The employee and her husband both work at the plant, and COVID-19 infected them both. Her husband will return to his job May 6, but she has told her supervisor that she needs to stay home while some of her children recover from COVID-19. The supervisor, she said, was understanding.
“We have a lot of kids and we don’t want it again,” she said. The Globe is not revealing the identities of the employees it spoke with, because of their privacy concerns and because they fear retaliation from Cargill. Some employees said that while they’re fearful about returning to the plant, they will resume their jobs because they need the money and don’t want to jeopardize their employment with the company.
ActionDignity, an ethno-cultural community group, helped organized the commemoration for Ms. Hiep.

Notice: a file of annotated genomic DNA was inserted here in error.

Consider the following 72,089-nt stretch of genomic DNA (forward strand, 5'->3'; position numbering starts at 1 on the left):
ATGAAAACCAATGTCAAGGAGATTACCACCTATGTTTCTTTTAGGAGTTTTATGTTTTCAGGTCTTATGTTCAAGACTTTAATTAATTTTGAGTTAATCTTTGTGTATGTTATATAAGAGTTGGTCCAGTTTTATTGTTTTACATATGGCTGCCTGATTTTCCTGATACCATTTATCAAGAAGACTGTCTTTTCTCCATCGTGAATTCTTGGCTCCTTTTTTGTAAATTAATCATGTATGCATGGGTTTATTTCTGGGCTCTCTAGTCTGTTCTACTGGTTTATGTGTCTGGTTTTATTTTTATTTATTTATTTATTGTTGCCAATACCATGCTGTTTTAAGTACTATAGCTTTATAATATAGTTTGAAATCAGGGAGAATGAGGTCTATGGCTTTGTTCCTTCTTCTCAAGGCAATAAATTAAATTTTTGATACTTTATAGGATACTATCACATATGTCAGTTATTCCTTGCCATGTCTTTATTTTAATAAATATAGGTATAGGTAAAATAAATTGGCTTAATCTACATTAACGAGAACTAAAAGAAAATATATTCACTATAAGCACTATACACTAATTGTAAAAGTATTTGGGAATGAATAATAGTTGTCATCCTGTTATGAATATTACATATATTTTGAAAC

“She’s been known as ‘the worker who died,’" Marichu Antonio, executive director of ActionDignity, said. “We want to put the face to it and emphasize that these people are human beings. … Maybe it’s about time that we think about how we’re treating these workers.”
By several accounts, it was just a matter of a few days between when Ms. Hiep started to feel unwell and when she died.
Ms. Hiep, who spoke little English, worked on the fabrication side of the plant, where beef is cut, ground and packaged. Working in refrigerator-temperature conditions with her back to a fan, she was responsible for picking out the bones from the meat that gets processed into hamburgers.
“I’ve heard stories that she had to wear five layers of sweaters, eight hours a day,” Ms. Antonio said. “People need to understand that [the workers] are making sacrifices for us, behind the scenes. We need to appreciate them the way we appreciate doctors, nurses and truck drivers.”
The debate about the future of the plant rang hollow to Ms. Hiep’s widower.